Maybe I should let this go, but ...
Clearly, "someone" doesn't understand how a democracy works.
We ARE the Congress. We MUST inform ourselves on matters that matter to us. We MUST communicate this to our representatives. Both as individuals, and as parts of larger organizations, with lobbying powers.
The worst of all attitudes, in a democracy, is the complascent attitude that "they," in government, know better than we know, and that we need to shut off our brain and let them do the thinking for us.
Astronauts will still be required, at least to some degree. It all depends on how we "commercialize" space. It seems to me that some human involvement in whatever space facilities will still be needed. And also if we want to send humans to Mars.
My preference would have been to transition the shuttle mission exactly as is being done, but to then use NASA for more advanced space exploration. Like, new unmanned probes to Mars, at the very least, and to other planets and moons of planets. Possibly that manned mission to Mars.
If this president doesn't feel the imperative to go on, that's okay too. We have an orderly transition of presiudents, and the current one cannot serve more than 4 more years. And people can certainly make their views known to their representatives in Congress, so this is not an issue. At worst, it delays progress by a few years.
the point is Mr. Obama is someone who don't have much credit.
imagine someone spent 10-20 years to be trained as an astronaut, what you expect him/her to do after layoff? work in a fitness center?
Obama has cheated all the christians in US back in 2008, they realized they were just shamelessly cheated in 2012...
And when PCs and word processor software were introduced, lots and lots of secretaries and graphics people lost their jobs too. When cars were introduced, lots of blacksmiths and horse handlers lost their jobs. When electric street lighting was introduced, lots of people who went around the city lighting gas lanterns lost their jobs.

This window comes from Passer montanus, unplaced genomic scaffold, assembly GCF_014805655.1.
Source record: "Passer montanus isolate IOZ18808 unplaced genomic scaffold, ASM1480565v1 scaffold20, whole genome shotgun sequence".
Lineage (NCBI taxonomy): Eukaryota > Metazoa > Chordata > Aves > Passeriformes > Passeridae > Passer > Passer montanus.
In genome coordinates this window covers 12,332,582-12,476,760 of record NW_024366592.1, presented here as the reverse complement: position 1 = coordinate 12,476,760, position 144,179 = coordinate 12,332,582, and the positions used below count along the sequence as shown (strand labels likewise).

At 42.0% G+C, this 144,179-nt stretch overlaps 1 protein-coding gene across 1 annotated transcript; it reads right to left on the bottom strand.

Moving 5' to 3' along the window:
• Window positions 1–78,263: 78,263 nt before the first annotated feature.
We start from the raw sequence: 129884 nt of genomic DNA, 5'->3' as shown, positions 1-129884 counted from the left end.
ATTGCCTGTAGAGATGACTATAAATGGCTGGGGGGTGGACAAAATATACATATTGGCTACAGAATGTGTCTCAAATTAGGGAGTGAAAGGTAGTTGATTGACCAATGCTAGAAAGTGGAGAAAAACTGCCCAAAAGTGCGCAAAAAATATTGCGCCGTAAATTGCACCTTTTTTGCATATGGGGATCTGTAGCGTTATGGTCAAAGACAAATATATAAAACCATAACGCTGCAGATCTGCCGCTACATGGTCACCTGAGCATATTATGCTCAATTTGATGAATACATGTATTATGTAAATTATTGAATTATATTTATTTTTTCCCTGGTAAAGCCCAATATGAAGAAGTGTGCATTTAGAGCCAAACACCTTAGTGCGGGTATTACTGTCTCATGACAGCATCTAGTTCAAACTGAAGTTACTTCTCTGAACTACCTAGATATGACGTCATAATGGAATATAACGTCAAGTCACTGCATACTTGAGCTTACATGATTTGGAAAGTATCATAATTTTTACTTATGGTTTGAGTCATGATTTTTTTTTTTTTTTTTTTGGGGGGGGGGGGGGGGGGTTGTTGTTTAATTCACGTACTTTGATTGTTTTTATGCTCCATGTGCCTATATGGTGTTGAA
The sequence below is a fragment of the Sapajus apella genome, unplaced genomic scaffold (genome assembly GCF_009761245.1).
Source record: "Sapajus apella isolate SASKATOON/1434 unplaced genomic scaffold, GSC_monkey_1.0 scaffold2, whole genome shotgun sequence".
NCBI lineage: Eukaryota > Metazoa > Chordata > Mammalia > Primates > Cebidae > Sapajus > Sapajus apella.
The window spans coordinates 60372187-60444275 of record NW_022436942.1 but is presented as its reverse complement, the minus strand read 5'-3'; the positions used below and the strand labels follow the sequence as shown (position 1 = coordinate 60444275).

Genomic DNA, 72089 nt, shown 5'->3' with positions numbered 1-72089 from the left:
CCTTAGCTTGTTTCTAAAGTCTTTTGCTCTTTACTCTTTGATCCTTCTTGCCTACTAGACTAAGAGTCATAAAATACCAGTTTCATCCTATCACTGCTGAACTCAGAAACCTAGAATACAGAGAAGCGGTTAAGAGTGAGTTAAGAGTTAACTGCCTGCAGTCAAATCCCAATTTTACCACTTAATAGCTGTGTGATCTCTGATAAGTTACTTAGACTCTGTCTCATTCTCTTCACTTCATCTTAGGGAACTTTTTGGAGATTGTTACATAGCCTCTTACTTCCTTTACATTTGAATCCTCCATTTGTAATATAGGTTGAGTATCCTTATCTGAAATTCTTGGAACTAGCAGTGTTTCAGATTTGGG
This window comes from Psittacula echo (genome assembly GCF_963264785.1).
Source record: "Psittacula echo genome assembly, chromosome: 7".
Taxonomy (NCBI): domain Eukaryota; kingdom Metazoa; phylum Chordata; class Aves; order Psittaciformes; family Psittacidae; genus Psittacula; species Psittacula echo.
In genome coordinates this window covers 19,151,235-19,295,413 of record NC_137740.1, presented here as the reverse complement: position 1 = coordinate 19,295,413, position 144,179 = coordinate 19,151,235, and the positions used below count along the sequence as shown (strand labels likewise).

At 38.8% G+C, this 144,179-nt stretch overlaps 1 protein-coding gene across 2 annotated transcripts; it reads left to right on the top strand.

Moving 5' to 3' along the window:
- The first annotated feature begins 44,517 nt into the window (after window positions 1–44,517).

In spite of all of this, in the US anyway, unemployment during much of the previous administration was down below 4 percent, which is considered almost too low.
Commercializing space has the potential for creating a huge number of new jobs. Many more than are now available, when space is only a high tech, high cost government R&D venture.
It's absurd to think that we need to rely on government politicans to give us food and shelter. This shift in the space program is just another example of what a good economy is supposed to do, even IF the government is involved initially for the up front basic R&D effort.
One can only hope that this nannie government mentality remains as foreign as possible in the American psyche. There's already too much of it around.
In 2010, President Obama cancelled Constellation and turned over development of a new spaceship to private enterprise. Then, Congress dealt another blow by cutting the funding for the Obama plan in half. At the very least it will be 5 years before America flies astronauts again. Now the workers with that expertise Mr. Obama referred to are setting course for Carole Bess.
Carole Bess: And I've had several who've told me, "I was considering suicide before I came to you."
Carole Bess is a bankruptcy attorney.
Do you really think that educated people only have a chance at a single job?
It's true that the economy went through a huge slump here, since 2008, and by the way that too was largely attributable to government meddling where it has no expertise (in the housing market). However that's hardly the norm.
The whole point of SpaceX is to commericalize the space industry. You take the space industry from a very expensive, very exclusive government R&D program into something that can more directly benefit tyhe average person. How exactly we don't know yet.
A vibrant economy is not created out of non-self-sustaining government make-work programs. Even those who hadn't figured this out were made aware of this, back around 1989-1992.
As we unveil EE Times’ 2015 Silicon 60 list, journalist & Silicon 60 researcher Peter Clarke hosts a conversation on startups in the electronics industry. Panelists Dan Armbrust (investment firm Silicon Catalyst), Andrew Kau (venture capital firm Walden International), and Stan Boland (successful serial entrepreneur, former CEO of Neul, Icera) join in the live debate.